Labour Zionists nevertheless regarded the Revisionists as shocking extremists. However, when you begin with such an extreme position as Labour had, taking a small jump to the right isn’t so surprising. The results, however, included an accelerated colonisation of the West Bank and East Jerusalem, and most appallingly, the 1982 war on Lebanon.

Let us now, however, consider the newest jump to the right. It appears that Avigdor Lieberman’s Yisrael Beitenu is positioned to become Israel’s third-largest party, behind Kadima and Likud, but ahead of Labour. Indeed, Lieberman is a truly extreme figure espousing brazen anti-Arab racism and transparent anti-democratic convictions.

Consider, for example, Lieberman’s recent interview with Ha‘aretz. He explained that citizenship in Israel could be revoked for the "disloyal". And who is disloyal in Israel? Well, that would be up to Lieberman’s government to decide. His government would decide, based on whatever criteria it chooses. For those who don’t share his values, Lieberman invokes a "right of expulsion". That is, Lieberman thinks Israel should be able to disenfranchise and then expel Israelis (and that means Palestinians), at Israeli discretion.

Of course, for those who consider this fascism, Lieberman isn’t particularly abashed. He has explained that when Zionism and democracy clash, "the Jewish and Zionist values are more important". Indeed, he thought an appropriate way to achieve a "real victory" in the latest assault on Gaza would be by treating the Palestinians like the Japanese were treated "in the last days of World War II". Whether or not Lieberman’s policies would differ from other parties when in power, this rhetoric is pro-exterminationist.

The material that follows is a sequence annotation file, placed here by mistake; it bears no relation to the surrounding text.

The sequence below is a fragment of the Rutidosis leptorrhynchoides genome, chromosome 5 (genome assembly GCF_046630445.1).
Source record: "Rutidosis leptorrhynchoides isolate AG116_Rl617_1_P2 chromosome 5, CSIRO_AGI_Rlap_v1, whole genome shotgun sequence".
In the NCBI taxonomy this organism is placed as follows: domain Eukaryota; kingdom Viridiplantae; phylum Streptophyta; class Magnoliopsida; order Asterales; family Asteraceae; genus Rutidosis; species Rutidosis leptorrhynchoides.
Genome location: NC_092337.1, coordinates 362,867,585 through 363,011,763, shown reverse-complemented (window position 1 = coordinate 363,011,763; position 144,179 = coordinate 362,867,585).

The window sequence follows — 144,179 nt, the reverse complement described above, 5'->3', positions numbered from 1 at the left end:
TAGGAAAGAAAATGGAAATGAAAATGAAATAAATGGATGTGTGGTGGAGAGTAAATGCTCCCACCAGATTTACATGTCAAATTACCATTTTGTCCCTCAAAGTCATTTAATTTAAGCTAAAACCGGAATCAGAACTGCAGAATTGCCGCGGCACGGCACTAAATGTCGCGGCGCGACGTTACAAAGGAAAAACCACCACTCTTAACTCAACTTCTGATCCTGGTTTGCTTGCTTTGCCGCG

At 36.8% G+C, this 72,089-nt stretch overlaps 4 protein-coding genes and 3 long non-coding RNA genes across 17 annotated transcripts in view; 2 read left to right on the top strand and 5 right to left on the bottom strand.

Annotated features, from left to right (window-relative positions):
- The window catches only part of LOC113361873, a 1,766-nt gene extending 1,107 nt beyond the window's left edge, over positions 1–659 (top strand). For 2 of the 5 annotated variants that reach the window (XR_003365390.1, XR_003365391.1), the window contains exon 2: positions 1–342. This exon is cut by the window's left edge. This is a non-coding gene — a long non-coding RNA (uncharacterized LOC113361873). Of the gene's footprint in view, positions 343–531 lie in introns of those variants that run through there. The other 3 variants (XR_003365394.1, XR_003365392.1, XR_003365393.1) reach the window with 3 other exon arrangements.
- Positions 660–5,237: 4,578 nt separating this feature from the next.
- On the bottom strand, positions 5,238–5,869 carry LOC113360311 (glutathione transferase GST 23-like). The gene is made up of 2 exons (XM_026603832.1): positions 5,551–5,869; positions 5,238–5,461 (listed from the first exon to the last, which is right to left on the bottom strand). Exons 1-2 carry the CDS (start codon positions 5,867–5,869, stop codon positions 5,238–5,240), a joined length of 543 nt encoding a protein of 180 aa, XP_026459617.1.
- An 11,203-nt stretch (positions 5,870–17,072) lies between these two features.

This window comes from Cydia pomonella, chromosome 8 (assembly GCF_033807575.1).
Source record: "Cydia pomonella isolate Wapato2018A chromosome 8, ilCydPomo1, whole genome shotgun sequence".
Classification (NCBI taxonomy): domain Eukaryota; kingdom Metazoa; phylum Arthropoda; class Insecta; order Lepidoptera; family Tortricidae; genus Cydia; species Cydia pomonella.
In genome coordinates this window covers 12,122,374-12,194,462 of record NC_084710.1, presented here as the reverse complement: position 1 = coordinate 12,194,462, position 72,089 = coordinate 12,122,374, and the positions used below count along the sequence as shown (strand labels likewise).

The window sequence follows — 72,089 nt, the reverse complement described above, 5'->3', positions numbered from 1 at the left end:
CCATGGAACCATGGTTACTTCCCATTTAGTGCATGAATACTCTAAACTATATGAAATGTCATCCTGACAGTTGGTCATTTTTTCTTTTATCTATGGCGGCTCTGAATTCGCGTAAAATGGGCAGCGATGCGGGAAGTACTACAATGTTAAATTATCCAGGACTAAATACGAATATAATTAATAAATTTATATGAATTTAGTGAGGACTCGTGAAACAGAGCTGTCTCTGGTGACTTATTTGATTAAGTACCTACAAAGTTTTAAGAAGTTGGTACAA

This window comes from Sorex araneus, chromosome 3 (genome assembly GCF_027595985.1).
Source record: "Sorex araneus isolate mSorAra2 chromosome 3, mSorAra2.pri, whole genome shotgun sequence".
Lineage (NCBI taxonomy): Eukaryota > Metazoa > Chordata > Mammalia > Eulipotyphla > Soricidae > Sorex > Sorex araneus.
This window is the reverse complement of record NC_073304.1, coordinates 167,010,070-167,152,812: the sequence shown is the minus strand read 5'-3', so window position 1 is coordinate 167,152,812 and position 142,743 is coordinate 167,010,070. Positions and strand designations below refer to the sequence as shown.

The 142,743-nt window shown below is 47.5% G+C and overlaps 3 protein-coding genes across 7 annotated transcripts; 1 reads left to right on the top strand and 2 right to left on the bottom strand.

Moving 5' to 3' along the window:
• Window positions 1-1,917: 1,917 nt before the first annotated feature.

It is not surprising to learn that Lieberman used to belong to Kach. For those unfamiliar with that group, it was a pro-terrorist, theocratic, political organisation, led by the now assassinated Rabbi Meir Kahane. Ehud Sprinzak says a "typical speech" by Kahane included mentioning that "[t]he Arabs are cancer, cancer, cancer in the midst of us". If Kahane were allowed two months as defence minister, "you will not have a single cockroach around here! I promise you a clean Eretz Yisrael". (For more on this, see Ehud Sprinzak’s The Ascendance of Israel’s Radical Right.)

As a recent Ha’aretz editorial noted, Lieberman’s racist chauvinism has begun to permeate the other parties. Labour and Kadima do not speak out against Lieberman, because they may need him to join any government they would want to form. As Ha’aretz noted, what people would not have said 10 or 20 years ago — "lest they be thought utter fascists" — has now become acceptable political discourse.

Okay, well that’s the new extreme right, which appears to be Israel’s third most popular party. What about the slightly older right — Likud? Well, there was an old controversy over one of its figures, Moshe Feiglin, who has been described as a fascist in the Israeli media. Likud’s leader Bibi Netanyahu was able to marginalise him, but his tentacles seem to be spreading over the party. But put Feiglin aside. Netanyahu apparently can’t find anything wrong with Lieberman’s view that Palestinians should be disenfranchised when they’re "disloyal".